22. 5 out of 5

    Kate Richey

    Easily the most boring book I’ve read in a decade. And I LOVE Jane Austen. I don’t know how the author manages to present personal anecdotes - that would otherwise be exciting chapters of a life in a memoir - in writing that is generic, plodding, self-important, and vacuous...but it was managed expertly. Navel-gazing award of the century. This book felt like running into a passing acquaintance at the grocery store, who talks to you like you’re their closest friend, and won’t give you an out in t Easily the most boring book I’ve read in a decade. And I LOVE Jane Austen. I don’t know how the author manages to present personal anecdotes - that would otherwise be exciting chapters of a life in a memoir - in writing that is generic, plodding, self-important, and vacuous...but it was managed expertly. Navel-gazing award of the century. This book felt like running into a passing acquaintance at the grocery store, who talks to you like you’re their closest friend, and won’t give you an out in the conversation to exit politely. Just awful. Of all the books on Goodreads that I’ve been surprised had higher ratings than they deserved - this one is by far the most shocking. Did the author just invite everyone they knew to give 5 stars? Or pay people to rate it? Have mercy on yourself and go read another book. HURRY.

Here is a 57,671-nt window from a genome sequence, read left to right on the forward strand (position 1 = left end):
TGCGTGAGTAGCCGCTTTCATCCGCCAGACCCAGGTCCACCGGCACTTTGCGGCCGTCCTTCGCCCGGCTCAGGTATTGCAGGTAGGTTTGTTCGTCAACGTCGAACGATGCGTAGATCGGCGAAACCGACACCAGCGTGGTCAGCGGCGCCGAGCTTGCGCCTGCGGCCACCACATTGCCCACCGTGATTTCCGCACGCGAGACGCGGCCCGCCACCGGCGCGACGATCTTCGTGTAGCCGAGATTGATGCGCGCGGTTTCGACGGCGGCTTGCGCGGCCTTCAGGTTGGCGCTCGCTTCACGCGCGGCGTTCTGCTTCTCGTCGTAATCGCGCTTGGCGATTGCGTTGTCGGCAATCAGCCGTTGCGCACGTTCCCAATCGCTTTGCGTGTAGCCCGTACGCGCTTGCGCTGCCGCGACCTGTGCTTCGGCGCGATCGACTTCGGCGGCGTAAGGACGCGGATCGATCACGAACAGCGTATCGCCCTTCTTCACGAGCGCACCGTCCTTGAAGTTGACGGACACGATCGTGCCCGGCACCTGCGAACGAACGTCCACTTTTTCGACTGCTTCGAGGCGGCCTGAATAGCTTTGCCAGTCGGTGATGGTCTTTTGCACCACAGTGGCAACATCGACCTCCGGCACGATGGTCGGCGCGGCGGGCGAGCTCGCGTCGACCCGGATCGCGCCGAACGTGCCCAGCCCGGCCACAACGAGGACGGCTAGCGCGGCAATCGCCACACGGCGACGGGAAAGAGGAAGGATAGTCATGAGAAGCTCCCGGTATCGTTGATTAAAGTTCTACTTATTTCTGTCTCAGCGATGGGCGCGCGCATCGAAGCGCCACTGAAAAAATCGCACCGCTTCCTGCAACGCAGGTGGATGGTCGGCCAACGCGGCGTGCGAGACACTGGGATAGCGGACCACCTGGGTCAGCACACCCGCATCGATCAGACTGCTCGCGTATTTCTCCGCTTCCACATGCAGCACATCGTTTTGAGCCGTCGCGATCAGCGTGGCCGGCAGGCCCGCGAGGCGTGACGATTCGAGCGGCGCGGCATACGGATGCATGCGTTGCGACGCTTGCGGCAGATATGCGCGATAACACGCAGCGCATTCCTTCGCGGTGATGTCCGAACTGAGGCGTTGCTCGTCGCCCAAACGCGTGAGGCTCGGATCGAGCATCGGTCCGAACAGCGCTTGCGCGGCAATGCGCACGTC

23. 4 out of 5

    Mary

    I’m strangely drawn to a weird niche category of books where the author takes up a particular—and often unusual—hobby to deal with grief after the loss of a loved one. Helen Macdonald’s “H is For Hawk” falls into this category, as does Katie Arnold’s more recent book about ultrarunning, “Running Home” and So Litt Woon Long’s memoir, “The Way Through the Woods,” in which she describes being drawn into the world of mushroom hunting after the sudden death of her husband. I also really enjoy books t I’m strangely drawn to a weird niche category of books where the author takes up a particular—and often unusual—hobby to deal with grief after the loss of a loved one. Helen Macdonald’s “H is For Hawk” falls into this category, as does Katie Arnold’s more recent book about ultrarunning, “Running Home” and So Litt Woon Long’s memoir, “The Way Through the Woods,” in which she describes being drawn into the world of mushroom hunting after the sudden death of her husband. I also really enjoy books that combine memoir with literary and biographical exploration of a particular author, like Rebecca Mead’s “My Life in Middlemarch,” which I absolutely loved. Rachel Cohen’s “Austen Years” combines the two, as she deals with the loss of her father by dedicating herself to years of reading only Jane Austen books. I should say from the start that if you don’t like Austen, you probably won’t like “Austen Years,” as it includes quite a bit of textual analysis and assumes a familiarity—and indeed a great appreciation—of at least five of Austen’s six completed books. (Early in the book, the author recounts a joke about the philosopher Gilbert Ryle: “Someone had asked Ryle if he ever read literature in addition to philosophy. And Ryle replied, ‘Of course, I read all six every year.’”) And, much like grief itself, this book is not particularly straightforward or linear—it digresses and winds back on itself in a ruminative, wistful way. But if you are an Austen fan and if, moreover, you are comfortable allowing a book to unfold at a contemplative pace, “Austen Years” will be a quiet treat. Thank you to NetGalley and Farrar, Straus and Giroux for providing me with an ARC of this title in return for my honest review.